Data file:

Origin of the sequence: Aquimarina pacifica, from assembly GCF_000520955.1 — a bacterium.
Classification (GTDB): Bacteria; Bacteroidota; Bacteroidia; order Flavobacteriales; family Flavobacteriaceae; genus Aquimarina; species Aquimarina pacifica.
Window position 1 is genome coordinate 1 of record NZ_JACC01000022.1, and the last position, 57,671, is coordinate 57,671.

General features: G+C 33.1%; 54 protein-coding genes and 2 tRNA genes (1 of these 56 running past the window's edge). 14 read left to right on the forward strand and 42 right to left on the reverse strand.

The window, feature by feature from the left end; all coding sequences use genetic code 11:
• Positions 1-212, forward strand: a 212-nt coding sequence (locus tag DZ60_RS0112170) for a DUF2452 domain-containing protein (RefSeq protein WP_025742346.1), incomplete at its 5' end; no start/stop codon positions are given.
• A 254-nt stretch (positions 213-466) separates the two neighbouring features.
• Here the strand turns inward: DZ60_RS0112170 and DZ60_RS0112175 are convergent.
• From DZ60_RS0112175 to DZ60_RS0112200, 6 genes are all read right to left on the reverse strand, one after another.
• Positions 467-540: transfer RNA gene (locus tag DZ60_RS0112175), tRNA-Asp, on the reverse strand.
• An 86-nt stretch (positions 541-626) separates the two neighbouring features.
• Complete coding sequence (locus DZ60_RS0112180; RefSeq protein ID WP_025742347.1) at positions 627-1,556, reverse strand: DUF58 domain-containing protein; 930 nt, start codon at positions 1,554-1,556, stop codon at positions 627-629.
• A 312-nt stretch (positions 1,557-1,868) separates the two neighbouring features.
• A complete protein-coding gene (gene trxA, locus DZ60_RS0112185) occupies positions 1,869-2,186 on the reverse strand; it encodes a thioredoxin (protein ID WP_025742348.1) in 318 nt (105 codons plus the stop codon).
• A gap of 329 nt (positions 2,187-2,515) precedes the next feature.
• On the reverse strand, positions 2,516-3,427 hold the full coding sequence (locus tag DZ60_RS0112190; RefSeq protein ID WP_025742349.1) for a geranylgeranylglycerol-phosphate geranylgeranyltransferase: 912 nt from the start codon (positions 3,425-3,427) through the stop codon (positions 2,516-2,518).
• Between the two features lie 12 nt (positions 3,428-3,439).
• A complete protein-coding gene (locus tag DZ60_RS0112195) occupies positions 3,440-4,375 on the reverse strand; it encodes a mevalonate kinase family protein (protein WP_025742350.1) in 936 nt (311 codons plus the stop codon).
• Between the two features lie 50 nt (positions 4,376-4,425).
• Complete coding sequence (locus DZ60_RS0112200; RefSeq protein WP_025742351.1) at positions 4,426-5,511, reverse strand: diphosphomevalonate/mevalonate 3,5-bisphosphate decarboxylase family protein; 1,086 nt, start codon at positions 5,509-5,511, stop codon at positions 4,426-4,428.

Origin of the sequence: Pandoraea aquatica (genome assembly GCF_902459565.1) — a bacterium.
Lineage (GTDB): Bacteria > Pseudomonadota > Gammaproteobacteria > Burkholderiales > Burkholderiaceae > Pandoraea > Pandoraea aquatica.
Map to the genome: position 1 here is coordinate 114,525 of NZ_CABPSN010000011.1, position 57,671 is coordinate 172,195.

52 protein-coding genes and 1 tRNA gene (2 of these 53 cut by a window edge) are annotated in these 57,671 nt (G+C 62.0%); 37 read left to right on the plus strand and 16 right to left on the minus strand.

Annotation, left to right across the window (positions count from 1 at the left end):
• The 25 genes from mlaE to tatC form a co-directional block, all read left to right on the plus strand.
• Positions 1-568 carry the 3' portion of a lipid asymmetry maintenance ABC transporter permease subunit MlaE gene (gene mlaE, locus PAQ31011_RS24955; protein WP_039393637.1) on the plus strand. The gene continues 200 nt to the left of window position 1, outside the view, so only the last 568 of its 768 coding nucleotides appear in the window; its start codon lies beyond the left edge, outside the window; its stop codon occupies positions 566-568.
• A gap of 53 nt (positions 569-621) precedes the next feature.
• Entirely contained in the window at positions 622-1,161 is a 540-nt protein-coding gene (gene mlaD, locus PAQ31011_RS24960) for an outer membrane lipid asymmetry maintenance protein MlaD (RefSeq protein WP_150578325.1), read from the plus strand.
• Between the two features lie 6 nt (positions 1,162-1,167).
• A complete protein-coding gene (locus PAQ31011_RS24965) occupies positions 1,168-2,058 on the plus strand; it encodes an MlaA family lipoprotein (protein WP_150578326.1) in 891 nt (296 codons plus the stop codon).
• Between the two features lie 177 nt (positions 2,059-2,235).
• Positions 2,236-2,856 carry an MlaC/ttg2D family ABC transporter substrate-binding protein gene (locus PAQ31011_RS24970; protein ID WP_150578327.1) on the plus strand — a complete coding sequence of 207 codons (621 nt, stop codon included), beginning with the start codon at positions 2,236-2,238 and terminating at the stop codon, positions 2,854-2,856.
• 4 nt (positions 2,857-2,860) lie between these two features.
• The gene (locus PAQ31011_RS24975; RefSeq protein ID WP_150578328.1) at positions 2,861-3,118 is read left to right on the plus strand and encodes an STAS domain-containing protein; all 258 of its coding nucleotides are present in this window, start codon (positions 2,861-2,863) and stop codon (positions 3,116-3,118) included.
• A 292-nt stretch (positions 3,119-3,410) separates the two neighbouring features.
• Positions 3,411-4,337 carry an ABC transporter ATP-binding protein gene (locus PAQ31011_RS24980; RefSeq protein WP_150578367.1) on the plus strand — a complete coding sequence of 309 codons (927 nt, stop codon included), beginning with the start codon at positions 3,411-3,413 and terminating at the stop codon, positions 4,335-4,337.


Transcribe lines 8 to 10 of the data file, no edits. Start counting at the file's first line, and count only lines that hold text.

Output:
• Here the strand turns inward: DZ60_RS0112170 and DZ60_RS0112175 are convergent.
• From DZ60_RS0112175 to DZ60_RS0112200, 6 genes are all read right to left on the reverse strand, one after another.
• Positions 467-540: transfer RNA gene (locus tag DZ60_RS0112175), tRNA-Asp, on the reverse strand.